The emphasis of the Master's is on a combination of a genuine theoretical and up-to-date foundation in the pertinent mathematical subjects combined with an equally genuine and up-to-date training in key aspects of theoretical computer science. For this reason, the mathematics courses in this curriculum concentrate on Algebra, General Topology, Logic, Number Theory, and Combinatorics. The computer science courses concentrate on Formal Methods, Type Theory, Category Theory, Coalgebra and Theorem Proving.
This specialisation will equip you with the tools and skills to become a professional intermediary between science and society. You’ll learn to analyse (governmental) science communication and connect scientific knowledge with divergent perspectives and interests of various stakeholders.
This specialisation will teach you what is happening in the world of business and public administration, how innovation is managed in company strategies, how government designs policy and how that interacts with societal challenges.
There is a serious shortage of well-trained information specialists. Often students are offered a job before they have actually finished their study. About 20% of our graduates choose to go on to do a PhD but most find jobs as systems builders, ICT specialists or ICT managers in the private sector or within government.
You only need to take one of these language tests:
Minimum required score:
The IELTS – or the International English Language Test System – tests your English-language abilities (writing, listening, speaking, and reading) on a scale of 1.00–9.00. The minimum IELTS score requirement refers to which Overall Band Score you received, which is your combined average score. Read more about IELTS.Book IELTS
Minimum required score (Grade C):
The CAE test – or the Cambridge Advanced English – is an exam for applicants who wish to get a Certificate in Advanced English. To receive the Advanced certificate, test-takers must score between 142 and 210 on the Cambridge English: Advanced test. Read more about CAE.
Note: degree programmes and applications may require a more specific minimum score for admission.
Minimum required score:
The TOEFL – or Test OF English as a Foreign Language – offers a paper-based test (PBT). The final, overall PBT score ranges between 310 and 677, and is based on an average taken from the three test components (listening, structure, and reading). The writing part of this test is scored separately on a scale of 0-6. Read more about TOEFL (PBT).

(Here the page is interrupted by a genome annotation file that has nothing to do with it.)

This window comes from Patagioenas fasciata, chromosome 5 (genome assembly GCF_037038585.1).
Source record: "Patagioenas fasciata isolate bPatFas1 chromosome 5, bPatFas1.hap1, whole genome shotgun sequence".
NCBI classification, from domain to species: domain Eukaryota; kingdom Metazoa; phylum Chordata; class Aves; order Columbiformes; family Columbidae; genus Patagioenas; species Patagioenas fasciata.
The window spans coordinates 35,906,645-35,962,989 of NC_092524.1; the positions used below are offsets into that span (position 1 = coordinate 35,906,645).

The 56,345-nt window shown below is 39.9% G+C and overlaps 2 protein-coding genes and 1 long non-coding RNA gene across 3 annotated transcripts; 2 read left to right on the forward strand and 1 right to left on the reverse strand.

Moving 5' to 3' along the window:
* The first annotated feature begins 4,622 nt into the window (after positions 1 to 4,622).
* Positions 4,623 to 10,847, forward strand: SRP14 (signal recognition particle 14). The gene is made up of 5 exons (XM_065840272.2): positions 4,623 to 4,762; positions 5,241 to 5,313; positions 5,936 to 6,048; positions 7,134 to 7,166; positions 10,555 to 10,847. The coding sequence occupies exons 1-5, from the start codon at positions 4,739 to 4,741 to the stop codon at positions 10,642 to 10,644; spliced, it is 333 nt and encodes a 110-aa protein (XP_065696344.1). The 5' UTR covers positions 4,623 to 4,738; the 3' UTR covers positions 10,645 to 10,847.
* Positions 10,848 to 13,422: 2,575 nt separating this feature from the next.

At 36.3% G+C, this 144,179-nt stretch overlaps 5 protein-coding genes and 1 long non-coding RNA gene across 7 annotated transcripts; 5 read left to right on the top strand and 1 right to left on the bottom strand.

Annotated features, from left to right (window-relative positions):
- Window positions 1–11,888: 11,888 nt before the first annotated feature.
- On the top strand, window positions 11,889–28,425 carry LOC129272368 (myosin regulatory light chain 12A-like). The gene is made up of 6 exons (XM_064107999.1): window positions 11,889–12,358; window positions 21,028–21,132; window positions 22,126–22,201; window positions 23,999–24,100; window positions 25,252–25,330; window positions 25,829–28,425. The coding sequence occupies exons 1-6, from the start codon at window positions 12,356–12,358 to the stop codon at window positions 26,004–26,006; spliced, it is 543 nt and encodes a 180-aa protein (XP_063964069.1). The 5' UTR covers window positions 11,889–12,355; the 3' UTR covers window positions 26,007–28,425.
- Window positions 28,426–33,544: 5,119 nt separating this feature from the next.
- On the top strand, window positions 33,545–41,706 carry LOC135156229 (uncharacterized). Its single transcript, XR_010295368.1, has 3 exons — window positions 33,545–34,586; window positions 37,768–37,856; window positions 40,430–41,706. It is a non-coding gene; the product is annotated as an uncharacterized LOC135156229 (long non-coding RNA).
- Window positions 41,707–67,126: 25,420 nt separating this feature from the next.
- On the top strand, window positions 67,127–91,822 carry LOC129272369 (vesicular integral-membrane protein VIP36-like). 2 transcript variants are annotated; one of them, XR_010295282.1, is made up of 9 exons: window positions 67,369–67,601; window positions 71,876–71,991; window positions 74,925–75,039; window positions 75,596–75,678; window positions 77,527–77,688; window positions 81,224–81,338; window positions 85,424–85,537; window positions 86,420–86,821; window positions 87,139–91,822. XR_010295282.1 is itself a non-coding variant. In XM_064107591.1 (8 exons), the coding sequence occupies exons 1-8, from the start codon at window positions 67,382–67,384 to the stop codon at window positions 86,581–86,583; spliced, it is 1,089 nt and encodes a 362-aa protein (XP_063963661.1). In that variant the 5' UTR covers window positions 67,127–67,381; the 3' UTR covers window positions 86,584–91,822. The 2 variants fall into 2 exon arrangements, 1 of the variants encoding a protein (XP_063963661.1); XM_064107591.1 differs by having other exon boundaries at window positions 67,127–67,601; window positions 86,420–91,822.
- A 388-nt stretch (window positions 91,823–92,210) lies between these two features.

Minimum required score:
The TOEFL – or Test Of English as a Foreign Language – offers an internet-based test (iBT). The final, overall iBT score ranges between 0 and 120, and includes a scaled average from the four components (reading, listening, speaking, and writing). Read more about TOEFL (iBT).
The living costs include the total expenses per month, covering accommodation, public transportation, utilities (electricity, internet), books and groceries.
There are various scholarships available for studying at Radboud University. Please check which scholarship is applicable in your case.Orange Tulip Scholarship
Open to students from Brazil, Mexico, Indonesia, South-Korea, Russia and China - offers a tuition fee waiver of 6,750 euros and exemption from visa and health insurance costs.Orange Tulip Scholarship Indonesia: KOMINFO
Open to Indonesian students - the scholarship covers economy airline return ticket from Indonesia to the Netherlands, tuition fees, visa fees and insurance cost , one-time establishment cost , living allowance.Fulbright-Radboud Scholarships
Open to excellent American students - the grant will be paid in 12 monthly instalments of 1,050 euros, international travel and the cost of the residence permit will be covered.Sino-Dutch Bilateral Exchange Scholarship
Open to students from China - the Dutch contribution to the scholarship consist of monthly allowance 1,000 euros, international travel costs 1,400 euros, tuition/research fee 1,951 euros, it also covers the cost of visa, insurance and other.DIKTI-Neso Scholarships
Aimed at lecturers at higher education instituations in Indonesia who wish to pursue a PhD or Master's at a university in the Netherlands. A DIKTI scholarship includes allowances for living expenses, insurance, travel costs, tuition fees and more.Dutch Student Finance
EU/EEA students and Swiss students under 30 years of age are eligible if they are working at least 56 hours per month in the Netherlands, or have been living in the Netherlands for five years or more. Dutch student finance consists of four components: a basic grant, a supplementary grant (depending on the parental income), a student travel product, and a loan.
StudyPortals Tip: Students can search online for independent or external scholarships that can help fund their studies. Check the scholarships to see whether you are eligible to apply. Many scholarships are either merit-based or needs-based.